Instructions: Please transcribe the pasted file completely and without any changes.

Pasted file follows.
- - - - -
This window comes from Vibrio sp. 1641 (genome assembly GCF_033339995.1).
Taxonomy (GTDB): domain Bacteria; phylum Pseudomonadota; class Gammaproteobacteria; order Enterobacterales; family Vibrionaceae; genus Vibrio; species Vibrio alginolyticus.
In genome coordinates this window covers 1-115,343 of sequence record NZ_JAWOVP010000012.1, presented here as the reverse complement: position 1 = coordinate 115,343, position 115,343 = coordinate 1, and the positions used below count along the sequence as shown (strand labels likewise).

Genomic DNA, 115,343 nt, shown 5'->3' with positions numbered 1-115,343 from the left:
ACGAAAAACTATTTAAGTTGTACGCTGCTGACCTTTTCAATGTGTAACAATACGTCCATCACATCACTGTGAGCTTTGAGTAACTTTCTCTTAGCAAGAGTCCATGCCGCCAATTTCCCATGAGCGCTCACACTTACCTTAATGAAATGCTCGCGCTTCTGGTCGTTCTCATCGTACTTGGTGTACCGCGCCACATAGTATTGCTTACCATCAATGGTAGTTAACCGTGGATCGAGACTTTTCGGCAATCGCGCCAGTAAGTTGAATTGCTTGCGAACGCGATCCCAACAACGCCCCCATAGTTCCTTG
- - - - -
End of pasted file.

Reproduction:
This window comes from Vibrio sp. 1641 (genome assembly GCF_033339995.1).
Taxonomy (GTDB): domain Bacteria; phylum Pseudomonadota; class Gammaproteobacteria; order Enterobacterales; family Vibrionaceae; genus Vibrio; species Vibrio alginolyticus.
In genome coordinates this window covers 1-115,343 of sequence record NZ_JAWOVP010000012.1, presented here as the reverse complement: position 1 = coordinate 115,343, position 115,343 = coordinate 1, and the positions used below count along the sequence as shown (strand labels likewise).

Genomic DNA, 115,343 nt, shown 5'->3' with positions numbered 1-115,343 from the left:
ACGAAAAACTATTTAAGTTGTACGCTGCTGACCTTTTCAATGTGTAACAATACGTCCATCACATCACTGTGAGCTTTGAGTAACTTTCTCTTAGCAAGAGTCCATGCCGCCAATTTCCCATGAGCGCTCACACTTACCTTAATGAAATGCTCGCGCTTCTGGTCGTTCTCATCGTACTTGGTGTACCGCGCCACATAGTATTGCTTACCATCAATGGTAGTTAACCGTGGATCGAGACTTTTCGGCAATCGCGCCAGTAAGTTGAATTGCTTGCGAACGCGATCCCAACAACGCCCCCATAGTTCCTTG